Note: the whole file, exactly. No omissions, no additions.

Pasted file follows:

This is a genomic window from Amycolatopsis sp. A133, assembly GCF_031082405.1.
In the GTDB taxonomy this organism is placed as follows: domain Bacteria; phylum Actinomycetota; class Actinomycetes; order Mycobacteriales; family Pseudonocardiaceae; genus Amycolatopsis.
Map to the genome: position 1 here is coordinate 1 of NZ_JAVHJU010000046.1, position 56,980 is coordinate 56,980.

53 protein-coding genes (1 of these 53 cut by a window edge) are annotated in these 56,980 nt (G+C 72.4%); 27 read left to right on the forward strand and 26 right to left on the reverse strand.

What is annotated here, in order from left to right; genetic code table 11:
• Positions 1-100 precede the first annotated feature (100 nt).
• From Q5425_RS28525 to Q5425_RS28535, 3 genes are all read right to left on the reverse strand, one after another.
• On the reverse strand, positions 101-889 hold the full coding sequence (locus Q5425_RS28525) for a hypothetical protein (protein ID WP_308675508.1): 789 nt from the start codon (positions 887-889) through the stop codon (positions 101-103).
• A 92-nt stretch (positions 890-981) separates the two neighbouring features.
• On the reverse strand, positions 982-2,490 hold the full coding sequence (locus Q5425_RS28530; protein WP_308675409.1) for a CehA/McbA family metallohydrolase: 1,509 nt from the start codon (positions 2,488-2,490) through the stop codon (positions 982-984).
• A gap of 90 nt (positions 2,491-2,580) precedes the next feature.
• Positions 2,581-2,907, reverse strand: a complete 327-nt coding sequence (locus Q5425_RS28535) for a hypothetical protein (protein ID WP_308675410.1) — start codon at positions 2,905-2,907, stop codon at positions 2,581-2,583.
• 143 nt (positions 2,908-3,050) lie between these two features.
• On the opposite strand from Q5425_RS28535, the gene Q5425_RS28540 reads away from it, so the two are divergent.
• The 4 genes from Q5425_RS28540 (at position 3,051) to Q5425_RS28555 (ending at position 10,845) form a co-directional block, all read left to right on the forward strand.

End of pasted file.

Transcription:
This is a genomic window from Amycolatopsis sp. A133, assembly GCF_031082405.1.
In the GTDB taxonomy this organism is placed as follows: domain Bacteria; phylum Actinomycetota; class Actinomycetes; order Mycobacteriales; family Pseudonocardiaceae; genus Amycolatopsis.
Map to the genome: position 1 here is coordinate 1 of NZ_JAVHJU010000046.1, position 56,980 is coordinate 56,980.

53 protein-coding genes (1 of these 53 cut by a window edge) are annotated in these 56,980 nt (G+C 72.4%); 27 read left to right on the forward strand and 26 right to left on the reverse strand.

What is annotated here, in order from left to right; genetic code table 11:
• Positions 1-100 precede the first annotated feature (100 nt).
• From Q5425_RS28525 to Q5425_RS28535, 3 genes are all read right to left on the reverse strand, one after another.
• On the reverse strand, positions 101-889 hold the full coding sequence (locus Q5425_RS28525) for a hypothetical protein (protein ID WP_308675508.1): 789 nt from the start codon (positions 887-889) through the stop codon (positions 101-103).
• A 92-nt stretch (positions 890-981) separates the two neighbouring features.
• On the reverse strand, positions 982-2,490 hold the full coding sequence (locus Q5425_RS28530; protein WP_308675409.1) for a CehA/McbA family metallohydrolase: 1,509 nt from the start codon (positions 2,488-2,490) through the stop codon (positions 982-984).
• A gap of 90 nt (positions 2,491-2,580) precedes the next feature.
• Positions 2,581-2,907, reverse strand: a complete 327-nt coding sequence (locus Q5425_RS28535) for a hypothetical protein (protein ID WP_308675410.1) — start codon at positions 2,905-2,907, stop codon at positions 2,581-2,583.
• 143 nt (positions 2,908-3,050) lie between these two features.
• On the opposite strand from Q5425_RS28535, the gene Q5425_RS28540 reads away from it, so the two are divergent.
• The 4 genes from Q5425_RS28540 (at position 3,051) to Q5425_RS28555 (ending at position 10,845) form a co-directional block, all read left to right on the forward strand.